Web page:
I felt overwhelmed by the severity of the facts that happened on those grounds, belittled by the grandeur of the historic times past. If only those walls could talk and tell us the real story! Or the hardwoods and maple trees on Mulberry Row! Or the silent and cold columns at The Rotunda in UVA. I felt once again blessed to be part of this country, and learn about the roots of its main cultures: that of freedom and of the pursuit of happiness. I cried when I realized once more I have seen my dream of freedom with my own eyes in the one nation in the world that taught it to the rest of the planet!

The home at Monticello

On the way back home, we had somewhere North of 15 wineries to choose from. I am not sure how we picked them, but I think it’s safe to say it was a mixture of planning and chance. We're both wine lovers, and faithful goers to the Smith Mountain Lake Wine Festival every year. To say the least, tasting wine is one of our favorite past times.

The search for good wine started with Kluge Winery from the Wine Trail map, and the road pretty much carried us on from there: Blenheim Vineyards was on the same road as Kluge - so chance brought us there. This ended up being my favorite, because of the Dutch barn and the all-wood-and-glass winery building. It was so airy and so open to the vistas below! The wine "coaches", I call them, were two hip and chatty gals, and we ended up having a great time there. Upon returning home, I also found out that Blenheim Vineyards has been in fact designed and is owned by Dave Matthews, as in from Dave Matthews' Band (thank you, Mary!). Now, that is such a lucky accidental find! I love Dave’s Band (not many people hate it), and now the bottle of rose will be extra special. Another interesting thing is all their wines come in screw top bottles. Now, some wine snobs out there will always tell you that's not a real wine, in a screw top, but I can tell you: these were some seriously good, and sophisticated wines! And the wine girls said that screw tops are actually better, for allowing a better air flow into the bottle - allowing it to breathe right. I don’t know all about that, but I am all for an easy to open bottle! Especially after a few glasses.

I liked Kluge for the very unique garden setting and for their interesting wine tasting flight. Although, I have to tell you: when all the wineries in the area ask for $5 for tasting, and they ask for $10.95, it makes you wonder if it's worth it. I guess the setting is!

First Colony boasted "pure wines", no blends of grapes. Also an adorable orange tabby named Fritz! Virginia Wineworks were a tad remote and somewhat scary, at first glance, but the host was welcoming and so incredibly generous with the tasting portions!

I loved the wine tour! It made me want to watch Sideways again (good friends in search of good wine!), and it reminded me of one of my midlife crisis dreams: to move to Napa and pour wine for a living. Seeing how much fun these folks are having just chatting and smelling grapes all day, it's very tempting! Most of the wines we had were dry, and we all know I am a sweet wine consumer. But I did pick up a couple of bottles: the above mentioned, smooth rose at Blenheim and "The Sweet Shanando" at First Colony.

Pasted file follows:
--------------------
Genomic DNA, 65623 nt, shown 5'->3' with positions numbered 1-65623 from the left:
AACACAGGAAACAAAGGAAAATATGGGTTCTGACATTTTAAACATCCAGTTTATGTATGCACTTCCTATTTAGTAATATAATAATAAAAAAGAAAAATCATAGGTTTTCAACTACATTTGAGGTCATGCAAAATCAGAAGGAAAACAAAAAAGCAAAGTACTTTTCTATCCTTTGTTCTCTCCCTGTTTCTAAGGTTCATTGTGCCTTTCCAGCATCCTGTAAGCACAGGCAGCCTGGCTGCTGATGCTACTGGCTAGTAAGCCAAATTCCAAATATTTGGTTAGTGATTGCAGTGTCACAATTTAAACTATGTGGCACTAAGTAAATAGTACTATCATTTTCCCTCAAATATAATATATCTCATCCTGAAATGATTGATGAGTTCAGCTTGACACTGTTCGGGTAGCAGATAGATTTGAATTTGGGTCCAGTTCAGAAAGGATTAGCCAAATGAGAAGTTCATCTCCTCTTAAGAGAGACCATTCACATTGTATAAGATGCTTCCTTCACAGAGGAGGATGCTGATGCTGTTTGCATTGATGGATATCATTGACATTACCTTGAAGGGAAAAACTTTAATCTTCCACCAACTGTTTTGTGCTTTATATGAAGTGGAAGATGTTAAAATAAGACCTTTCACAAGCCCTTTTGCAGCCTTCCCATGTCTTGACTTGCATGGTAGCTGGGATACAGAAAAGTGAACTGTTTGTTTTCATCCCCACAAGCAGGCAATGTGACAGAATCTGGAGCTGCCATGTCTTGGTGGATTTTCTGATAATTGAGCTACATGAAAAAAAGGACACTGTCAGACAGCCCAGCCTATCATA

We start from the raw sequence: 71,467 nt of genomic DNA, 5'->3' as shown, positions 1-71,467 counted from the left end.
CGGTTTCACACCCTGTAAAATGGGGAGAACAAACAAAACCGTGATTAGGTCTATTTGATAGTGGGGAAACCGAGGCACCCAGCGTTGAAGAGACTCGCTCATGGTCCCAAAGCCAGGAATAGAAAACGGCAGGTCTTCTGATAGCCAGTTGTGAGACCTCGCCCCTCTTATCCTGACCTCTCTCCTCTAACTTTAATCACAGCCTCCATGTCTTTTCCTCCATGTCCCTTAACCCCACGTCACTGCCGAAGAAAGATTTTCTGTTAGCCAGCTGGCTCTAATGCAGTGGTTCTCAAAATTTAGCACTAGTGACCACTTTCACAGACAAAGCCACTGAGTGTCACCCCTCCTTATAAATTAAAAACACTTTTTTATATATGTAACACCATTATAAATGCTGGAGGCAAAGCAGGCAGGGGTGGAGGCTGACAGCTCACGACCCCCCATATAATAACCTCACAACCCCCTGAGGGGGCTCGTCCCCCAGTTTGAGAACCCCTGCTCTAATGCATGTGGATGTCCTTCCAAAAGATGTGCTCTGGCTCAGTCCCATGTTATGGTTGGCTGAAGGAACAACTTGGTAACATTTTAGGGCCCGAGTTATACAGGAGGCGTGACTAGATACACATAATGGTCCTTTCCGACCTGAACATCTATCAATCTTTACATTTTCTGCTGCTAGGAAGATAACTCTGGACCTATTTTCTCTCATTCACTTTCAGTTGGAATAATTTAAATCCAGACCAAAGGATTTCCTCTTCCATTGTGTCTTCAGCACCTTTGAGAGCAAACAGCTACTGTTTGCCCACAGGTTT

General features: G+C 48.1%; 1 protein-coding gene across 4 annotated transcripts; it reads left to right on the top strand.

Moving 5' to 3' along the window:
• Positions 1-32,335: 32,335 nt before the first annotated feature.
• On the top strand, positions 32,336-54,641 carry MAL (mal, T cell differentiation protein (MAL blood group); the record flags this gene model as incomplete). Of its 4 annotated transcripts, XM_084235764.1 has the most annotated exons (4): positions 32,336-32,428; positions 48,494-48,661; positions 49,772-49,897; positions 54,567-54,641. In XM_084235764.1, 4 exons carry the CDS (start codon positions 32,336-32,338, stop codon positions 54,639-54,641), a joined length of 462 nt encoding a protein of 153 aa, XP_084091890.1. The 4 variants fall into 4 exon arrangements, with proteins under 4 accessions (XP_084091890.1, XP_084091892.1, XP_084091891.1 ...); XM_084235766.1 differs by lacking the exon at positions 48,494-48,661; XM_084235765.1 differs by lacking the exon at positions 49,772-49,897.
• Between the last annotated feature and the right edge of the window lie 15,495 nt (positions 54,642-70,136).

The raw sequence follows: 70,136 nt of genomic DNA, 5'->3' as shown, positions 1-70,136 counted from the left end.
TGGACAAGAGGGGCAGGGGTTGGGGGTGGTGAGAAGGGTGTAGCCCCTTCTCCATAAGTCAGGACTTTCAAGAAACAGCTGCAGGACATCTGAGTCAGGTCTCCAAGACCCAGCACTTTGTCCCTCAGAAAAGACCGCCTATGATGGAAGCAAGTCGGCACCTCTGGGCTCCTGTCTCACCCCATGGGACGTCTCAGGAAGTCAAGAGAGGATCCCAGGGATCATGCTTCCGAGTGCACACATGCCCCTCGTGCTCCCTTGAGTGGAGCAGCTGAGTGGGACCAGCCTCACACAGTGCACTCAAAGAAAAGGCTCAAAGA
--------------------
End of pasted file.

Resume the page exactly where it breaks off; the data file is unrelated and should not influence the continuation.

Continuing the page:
In the unpredictable sort of vibe this trip was driven, we skipped visiting the Natural Bridge on Sunday night, and we stopped for lunch in Staunton (be careful not to mispronounce here!), instead. Here, I was treated to the best croissant sandwich ever! Usually, I am not picky what you put on a croissant: it's all good. But this one, at Byers St. Bistro , had roasted turkey, bacon and ... warm crab dip on it! Oh, my God, was it divine!! Staunton seemed sleepy. But maybe it was the Sunday siesta people were into.

OK, maybe Priceline lied about the wireless internet and the type of bed(s) we were going to get. And maybe the GPS was rusty at times, or just gave up on us winding around aimlessly, but the surprise factor made all the difference in this trip! The little “big” bonuses like the hippies, the lessons learned of what we can let go of and still be happy, and the Dave Matthews wine, the history lessons, and journey back into our own past, were what will make this trip unique!

We ended up not only with good memories, with a whole new city we have learned and are looking forward to be returning to, but also with new lessons about each other. We both discovered that when truly on vacation mode, we are less the driven women we usually are, and we can sleep in very comfortably late, and that we're both cheap when it comes to parking spaces! We also realized we can both survive on just two main meals a day when we travel! And we also re-affirmed the trust that we will always have each other, for trips, wine, girl talk or political gossip! All in all, it was a priceless weekend!

Thank you, Ms. T., and looking very much forward to the next adventure! You are a blessing and a treat!!! Love you, always!

Please visit The Wander World Picture Site for a complete set of pictures.


Charlie said...

Thanks for sharing. Very sweet. Maybe The Rambling Commuter will post something about your trip one day!

A.W. said...

YES. She needs to post! And tell you all about the tractor trailer that blew a tire in our faces and scared the living Jesus out of me!

TonyaB122 said...

After such a complete review, I was sure that there weren't any details you missed! But you're correct, the tire blow out was rather exciting. LOL

I managed to get a nasty virus on Thursday, so I have some catching up to do. This is especially difficult because I'm trying to wean myself from being so "connected" all the time!

Maybe I'll drag my laptop on our camping trip today. No WiFi (again), so that's not too bad. :-p